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Trying to Accommodate the Problem Instead of Fixing It

After flushing my toilet, there came a whining sound, then a loud jackhammer noise from the pipes in the wall. I immediately reacted and turned off the water at the wall to the toilet. Now, this isn't the first time this has happened. It happened around a year ago and my immediate worry was that some huge terrible plumbing problem was going to result in enormous cost and walls needing to be torn apart and how nice things seemed just a few minutes before.

What ended up being the problem was a $11 part in the toilet called a fill valve, easily replaceable. This is what it looks like if you ever have the same problem:

It's called "resonance" which sure is a nice sounding word for "jackhammer in the walls."

So I learned and moved on with my life.

Fast forward a year later to this week when it happened again. That fill valve was supposed to last for 7 years, and I didn't want to call a plumber on the weekend, so I watched every single video on YouTube and tried a few things.

The first thing I did was an epiphany of sorts in the grander scheme of things.

I read that sometimes when the water pressure is too high, the first thing to go is the fill valves in the toilet. So I thought I'll try to lower the water pressure and see if that helps. Sure enough, lowering the pressure allowed the toilet to work, although it did fill slower. Only one problem. Now everything else in the house didn't work. The shower was a dribble, the washing machine and dishwasher took forever and weren't able to do a good job of cleaning. And the jackhammer still happened on the second half of the fill of the toilet tank unless I also ran one of the taps halfway in that bathroom at the same time. Run the tap all the way and the toilet quit filling. Run the tap less than halfway and the jackhammer commenced.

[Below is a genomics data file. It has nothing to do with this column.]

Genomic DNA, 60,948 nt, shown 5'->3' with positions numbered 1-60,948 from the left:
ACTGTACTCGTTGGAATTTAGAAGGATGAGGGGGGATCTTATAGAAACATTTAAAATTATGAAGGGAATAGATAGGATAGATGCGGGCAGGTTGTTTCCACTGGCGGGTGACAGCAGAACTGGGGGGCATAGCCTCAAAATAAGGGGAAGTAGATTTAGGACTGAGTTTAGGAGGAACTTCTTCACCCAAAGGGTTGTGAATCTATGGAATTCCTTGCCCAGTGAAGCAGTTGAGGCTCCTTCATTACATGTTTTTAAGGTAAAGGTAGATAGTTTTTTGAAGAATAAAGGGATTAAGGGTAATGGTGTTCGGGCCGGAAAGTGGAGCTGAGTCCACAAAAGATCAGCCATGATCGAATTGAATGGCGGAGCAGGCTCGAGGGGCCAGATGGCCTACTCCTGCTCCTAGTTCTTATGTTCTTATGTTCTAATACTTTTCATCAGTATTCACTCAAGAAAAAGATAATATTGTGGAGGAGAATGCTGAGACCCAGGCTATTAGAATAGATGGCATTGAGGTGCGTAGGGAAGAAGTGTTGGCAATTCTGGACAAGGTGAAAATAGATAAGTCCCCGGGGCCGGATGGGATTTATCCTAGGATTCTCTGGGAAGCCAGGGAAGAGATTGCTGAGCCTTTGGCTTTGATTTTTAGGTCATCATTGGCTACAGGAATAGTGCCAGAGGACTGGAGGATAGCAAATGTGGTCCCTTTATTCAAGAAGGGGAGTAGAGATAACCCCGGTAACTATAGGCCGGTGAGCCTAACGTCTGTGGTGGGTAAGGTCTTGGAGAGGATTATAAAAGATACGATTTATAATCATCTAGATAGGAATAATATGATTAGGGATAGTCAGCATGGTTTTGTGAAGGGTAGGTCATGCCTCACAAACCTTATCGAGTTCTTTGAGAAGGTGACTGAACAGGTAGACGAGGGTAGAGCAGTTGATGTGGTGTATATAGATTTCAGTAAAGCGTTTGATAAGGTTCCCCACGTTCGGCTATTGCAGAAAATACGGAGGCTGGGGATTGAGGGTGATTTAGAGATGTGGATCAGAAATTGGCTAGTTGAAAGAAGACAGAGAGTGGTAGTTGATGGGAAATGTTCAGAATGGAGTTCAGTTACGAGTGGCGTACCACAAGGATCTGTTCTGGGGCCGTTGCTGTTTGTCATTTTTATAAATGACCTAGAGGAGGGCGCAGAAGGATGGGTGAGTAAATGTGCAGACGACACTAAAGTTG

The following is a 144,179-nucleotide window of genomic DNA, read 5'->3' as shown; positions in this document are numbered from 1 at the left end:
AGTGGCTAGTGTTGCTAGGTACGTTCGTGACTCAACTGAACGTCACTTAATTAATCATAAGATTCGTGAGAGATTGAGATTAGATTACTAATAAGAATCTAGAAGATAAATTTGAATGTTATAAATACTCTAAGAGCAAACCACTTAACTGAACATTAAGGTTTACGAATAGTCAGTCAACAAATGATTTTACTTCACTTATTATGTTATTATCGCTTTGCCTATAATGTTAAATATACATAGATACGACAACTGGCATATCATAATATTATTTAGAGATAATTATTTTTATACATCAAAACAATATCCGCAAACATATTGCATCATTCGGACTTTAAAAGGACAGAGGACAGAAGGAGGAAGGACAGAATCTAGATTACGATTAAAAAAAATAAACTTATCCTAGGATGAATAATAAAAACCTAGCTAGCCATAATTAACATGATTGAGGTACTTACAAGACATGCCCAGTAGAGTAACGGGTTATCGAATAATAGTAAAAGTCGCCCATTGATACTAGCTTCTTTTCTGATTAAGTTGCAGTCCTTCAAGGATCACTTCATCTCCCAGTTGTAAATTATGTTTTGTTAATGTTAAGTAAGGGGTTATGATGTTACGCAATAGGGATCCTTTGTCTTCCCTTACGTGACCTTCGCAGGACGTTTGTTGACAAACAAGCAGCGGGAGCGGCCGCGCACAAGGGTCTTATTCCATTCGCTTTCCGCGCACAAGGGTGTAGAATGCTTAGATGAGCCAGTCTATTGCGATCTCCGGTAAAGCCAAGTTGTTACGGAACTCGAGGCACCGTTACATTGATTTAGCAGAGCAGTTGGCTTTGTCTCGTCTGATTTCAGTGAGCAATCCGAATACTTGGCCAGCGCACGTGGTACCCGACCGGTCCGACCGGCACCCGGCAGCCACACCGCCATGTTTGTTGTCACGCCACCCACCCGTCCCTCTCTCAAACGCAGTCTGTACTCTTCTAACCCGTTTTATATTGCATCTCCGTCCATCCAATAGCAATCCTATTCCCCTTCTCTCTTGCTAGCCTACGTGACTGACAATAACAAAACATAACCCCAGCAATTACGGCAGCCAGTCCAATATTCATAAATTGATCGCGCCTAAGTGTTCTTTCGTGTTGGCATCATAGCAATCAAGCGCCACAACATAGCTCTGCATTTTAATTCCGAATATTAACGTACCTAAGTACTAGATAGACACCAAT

So back to the toilet we go.

After watching 43 other videos on Youtube, I learned how to clean out the fill valve. Apparently if you have hard water, even just a wee bit of sediment can block the valve and cause the whole resonance thing. So I did that, and also opened up this clip on the bowl fill because apparently that also can cause a block and back flow.

And lo and behold, toilet fill valve didn't need replacing again, it just needed to be taken apart and cleaned to remove little blockages.


But what it also made me think about is how families sometimes do this. Not about toilets...about one family member, whether it's a child, an adult child, a parent, or grandparent. In order to try and stop someone's chaos and noise, every other person tries to work around them, and every other person ends up not able to function or be themselves. Everyone's attention becomes focused on the dramatic one and what new chaos they've created today.

Now in the case of a child who is born with a disability or disease and needs constant care, of course the entire family should bond together and help each other out with the care of the child. In those cases and many others, it's about being there, compassion, sacrifice for love and family, and true, unconditional love and bonding.

But in the cases of an adult child who seems to cause drama just to stay as the focus of attention, or even a grandparent who does so in order to subconsciously not be forgotten about...the family really needs to be aware of when the washer, dishwasher, shower, sinks, are all trying to adapt and be less just to appease the "toilet" and keep it from making a lot of noise.

Because as long as the source of the problems isn't corrected, there will just be more and more problems. The problems are only symptoms.

And especially if the "toilet" is an adult child who has been calling the shots all his or her life, he or she will have an incredibly difficult time outside of the home behaving that way because the world won't coddle them the same way the family does. Trying to appease them doesn't help anyone, especially not them. It just makes things a little quieter for a short while.

If you really want to help them, help the family, and help everyone they're going to meet in life, address what they are saying, doing, and how they are acting and refuse to allow it to continue. Refuse to leap every time they start up. Set rules, boundaries, and enforce them so that they will realize that they are the one who needs to adapt, the family just won't do it anymore.

-Doe Zantamata


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